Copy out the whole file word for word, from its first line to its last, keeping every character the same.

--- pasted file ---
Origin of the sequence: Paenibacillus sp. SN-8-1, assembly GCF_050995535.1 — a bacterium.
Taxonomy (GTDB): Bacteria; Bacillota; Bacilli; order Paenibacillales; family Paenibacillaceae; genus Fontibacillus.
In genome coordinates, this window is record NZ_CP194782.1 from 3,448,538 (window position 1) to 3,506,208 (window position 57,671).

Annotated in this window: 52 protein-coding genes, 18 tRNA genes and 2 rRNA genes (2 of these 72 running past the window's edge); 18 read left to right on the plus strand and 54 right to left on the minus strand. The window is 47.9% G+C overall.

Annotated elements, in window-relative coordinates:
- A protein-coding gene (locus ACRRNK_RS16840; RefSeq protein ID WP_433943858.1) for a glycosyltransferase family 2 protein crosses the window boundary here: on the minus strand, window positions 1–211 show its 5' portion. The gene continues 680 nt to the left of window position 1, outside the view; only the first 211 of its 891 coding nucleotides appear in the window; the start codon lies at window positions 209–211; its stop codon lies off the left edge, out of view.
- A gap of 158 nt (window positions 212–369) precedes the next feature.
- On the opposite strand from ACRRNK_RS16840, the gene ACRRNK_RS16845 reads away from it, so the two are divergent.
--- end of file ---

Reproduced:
Origin of the sequence: Paenibacillus sp. SN-8-1, assembly GCF_050995535.1 — a bacterium.
Taxonomy (GTDB): Bacteria; Bacillota; Bacilli; order Paenibacillales; family Paenibacillaceae; genus Fontibacillus.
In genome coordinates, this window is record NZ_CP194782.1 from 3,448,538 (window position 1) to 3,506,208 (window position 57,671).

Annotated in this window: 52 protein-coding genes, 18 tRNA genes and 2 rRNA genes (2 of these 72 running past the window's edge); 18 read left to right on the plus strand and 54 right to left on the minus strand. The window is 47.9% G+C overall.

Annotated elements, in window-relative coordinates:
- A protein-coding gene (locus ACRRNK_RS16840; RefSeq protein ID WP_433943858.1) for a glycosyltransferase family 2 protein crosses the window boundary here: on the minus strand, window positions 1–211 show its 5' portion. The gene continues 680 nt to the left of window position 1, outside the view; only the first 211 of its 891 coding nucleotides appear in the window; the start codon lies at window positions 209–211; its stop codon lies off the left edge, out of view.
- A gap of 158 nt (window positions 212–369) precedes the next feature.
- On the opposite strand from ACRRNK_RS16840, the gene ACRRNK_RS16845 reads away from it, so the two are divergent.